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Papers of the Week

Papers: 17 Sep 2022 - 23 Sep 2022

2022 Sep 14

Mol Pain

Analgesic effect of recombinant GABAergic precursors releasing MVIIA in a model of peripheral nerve injury in rats.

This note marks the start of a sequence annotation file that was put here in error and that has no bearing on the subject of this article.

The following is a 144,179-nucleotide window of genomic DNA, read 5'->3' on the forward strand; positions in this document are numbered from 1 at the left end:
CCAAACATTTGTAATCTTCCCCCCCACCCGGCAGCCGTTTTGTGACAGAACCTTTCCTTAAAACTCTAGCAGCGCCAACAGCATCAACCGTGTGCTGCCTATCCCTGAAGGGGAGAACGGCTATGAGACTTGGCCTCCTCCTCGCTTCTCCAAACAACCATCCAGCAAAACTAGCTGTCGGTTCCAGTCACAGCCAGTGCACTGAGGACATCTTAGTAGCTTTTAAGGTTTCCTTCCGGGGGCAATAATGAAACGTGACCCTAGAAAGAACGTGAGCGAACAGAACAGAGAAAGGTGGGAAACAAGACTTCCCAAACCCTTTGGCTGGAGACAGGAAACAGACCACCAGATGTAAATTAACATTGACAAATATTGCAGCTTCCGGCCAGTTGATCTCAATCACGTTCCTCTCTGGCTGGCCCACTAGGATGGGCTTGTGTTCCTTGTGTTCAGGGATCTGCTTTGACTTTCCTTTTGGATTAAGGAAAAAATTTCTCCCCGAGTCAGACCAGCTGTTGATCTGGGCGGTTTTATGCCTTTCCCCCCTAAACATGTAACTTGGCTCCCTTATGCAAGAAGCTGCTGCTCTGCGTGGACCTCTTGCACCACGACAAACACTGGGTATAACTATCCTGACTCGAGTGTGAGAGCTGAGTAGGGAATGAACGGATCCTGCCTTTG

Development of chronic pain has been attributed to dysfunctional GABA signaling in the spinal cord. Direct pharmacological interventions on GABA signaling are usually not very efficient and often accompanied by side effects due to the widespread distribution of GABA receptors in CNS. Transplantation of GABAergic neuronal cells may restore the inhibitory potential in the spinal cord. Grafted cells may also release additional analgesic peptides by means of genetic engineering to further enhance the benefits of this approach. Conopeptides are ideal candidates for recombinant expression using cell-based strategies. The omega-conopeptide MVIIA is in clinical use for severe pain marketed as FDA approved Prialt in the form of intrathecal injections. The goal of this study was to develop transplantable recombinant GABAergic cells releasing conopeptide MVIIA and to evaluate the analgesic effect of the grafts in a model of peripheral nerve injury-induced pain. We have engineered and characterized the GABAergic progenitors expressing MVIIA. Recombinant and nonrecombinant cells were intraspinally injected into animals after the nerve injury. Animals were tested weekly up to 12 weeks for the presence of hypersensitivity, followed by histochemical and biochemical analysis of the tissue. We observed beneficial effects of the grafted cells in reducing hypersensitivity in all grafted animals, especially potent in the recombinant group. The level of pain-related cytokines was reduced in the grafted animals and correlation between these pain markers and actual behavior was indicated. This study demonstrated the feasibility of recombinant cell transplantation in the management of chronic pain.